Experimental study of the phase and amplitude observations of sub-ionospheric very low and low frequency signals is performed to analyze the response of the lower ionosphere during the August 21, 2017 total solar eclipse in the United States of America. Three subionospheric wave paths have been investigated. The length of the paths varied from 2200 to 6500 km, signal frequencies were 21.4 kHz, 25.2 kHz and 40.8 kHz. Two paths crossed the region of total eclipse and the third path was in the region of 40-60% of obscuration. None of the signals revealed any noticeable amplitude changes during the eclipse while negative phase anomalies (from -35° to -95°) were detected for all three paths. It was shown that the effective reflection height of the ionosphere in low and middle latitudes has been increased by 3.5-5 km during the eclipse.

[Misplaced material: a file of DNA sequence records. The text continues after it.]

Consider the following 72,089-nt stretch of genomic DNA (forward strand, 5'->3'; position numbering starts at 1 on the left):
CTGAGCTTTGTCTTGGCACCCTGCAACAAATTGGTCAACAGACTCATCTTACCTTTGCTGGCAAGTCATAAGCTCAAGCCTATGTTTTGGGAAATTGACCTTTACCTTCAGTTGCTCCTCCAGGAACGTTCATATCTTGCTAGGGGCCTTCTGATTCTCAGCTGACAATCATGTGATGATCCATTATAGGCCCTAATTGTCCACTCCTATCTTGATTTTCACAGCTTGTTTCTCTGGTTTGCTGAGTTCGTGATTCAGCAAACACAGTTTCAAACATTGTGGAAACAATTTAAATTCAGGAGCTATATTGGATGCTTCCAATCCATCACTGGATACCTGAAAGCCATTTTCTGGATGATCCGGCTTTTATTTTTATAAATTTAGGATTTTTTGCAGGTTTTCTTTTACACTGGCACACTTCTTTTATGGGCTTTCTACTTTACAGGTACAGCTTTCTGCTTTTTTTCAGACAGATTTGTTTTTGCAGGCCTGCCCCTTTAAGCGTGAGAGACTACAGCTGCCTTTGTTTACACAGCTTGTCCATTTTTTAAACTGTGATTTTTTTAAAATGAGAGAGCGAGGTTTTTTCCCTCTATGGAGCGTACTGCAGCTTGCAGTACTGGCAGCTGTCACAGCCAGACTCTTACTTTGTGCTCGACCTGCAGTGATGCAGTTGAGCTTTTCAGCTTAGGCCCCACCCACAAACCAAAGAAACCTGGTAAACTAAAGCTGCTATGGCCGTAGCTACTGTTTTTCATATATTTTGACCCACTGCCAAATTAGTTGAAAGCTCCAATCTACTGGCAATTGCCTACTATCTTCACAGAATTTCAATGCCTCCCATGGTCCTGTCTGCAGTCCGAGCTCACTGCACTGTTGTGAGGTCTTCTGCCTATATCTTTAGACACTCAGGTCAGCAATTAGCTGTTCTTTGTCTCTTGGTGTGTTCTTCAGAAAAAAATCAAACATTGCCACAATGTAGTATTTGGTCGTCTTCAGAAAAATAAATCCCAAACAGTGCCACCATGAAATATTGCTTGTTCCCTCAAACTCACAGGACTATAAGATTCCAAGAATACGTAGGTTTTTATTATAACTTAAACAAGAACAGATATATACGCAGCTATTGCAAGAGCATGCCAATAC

Random and small-scale subsurface heterogeneities in velocity and/or density scatter the seismic wavefield when they have scale lengths on the order of the seismic wavelength. Seismic scattering is considered the origin of coda waves. Such inhomogeneities have an important effect on propagating waves, as they generate traveltime and amplitude fluctuations and may be the cause of attenuation or excitation of secondary waves. Understanding the effect of small-scale heterogeneities on the seismic wavefield is important for the characterization of the seismic source (e.g. source parameters of underground nuclear explosions) and to improve our knowledge of the Earth’s structure along the raypath. Several approaches and methods have been suggested to study the scattering of seismic waves and characterise subsurface heterogeneities. Here, we apply a combination of the analysis of the incoherent wavefield component and the coda decay with time to a dataset of over 350 teleseismic events (over 20000 traces) recorded at three seismic arrays (Warramunga, Alice Springs and Pilbara) in Australia. This combination allow us to obtain a series of parameters (correlation length, RMS velocity fluctuations of the heterogeneities and thickness of the scattering layer) that give us a measure of the spatial scale and the magnitude of the heterogeneities present in the lithosphere beneath the arrays. This is the first time such a large dataset is used for a study of these characteristics. Our new results show similar structures and scattering strength for Alice Springs and Warramunga, while revealing a different tectonic signature and stronger scattering in the case of Pilbara, possibly caused by the different thicknesses of crust and lithosphere between these regions and its different tectonic history. These stochastic models of the lithosphere are the first step in the development of a technique analogous to adaptive optics which, in this case, aims at removing the effect of the small-scale, near receiver structure from recorded wavefields, thus enabling us to improve our source characterization and to more clearly image the Earth’s interior.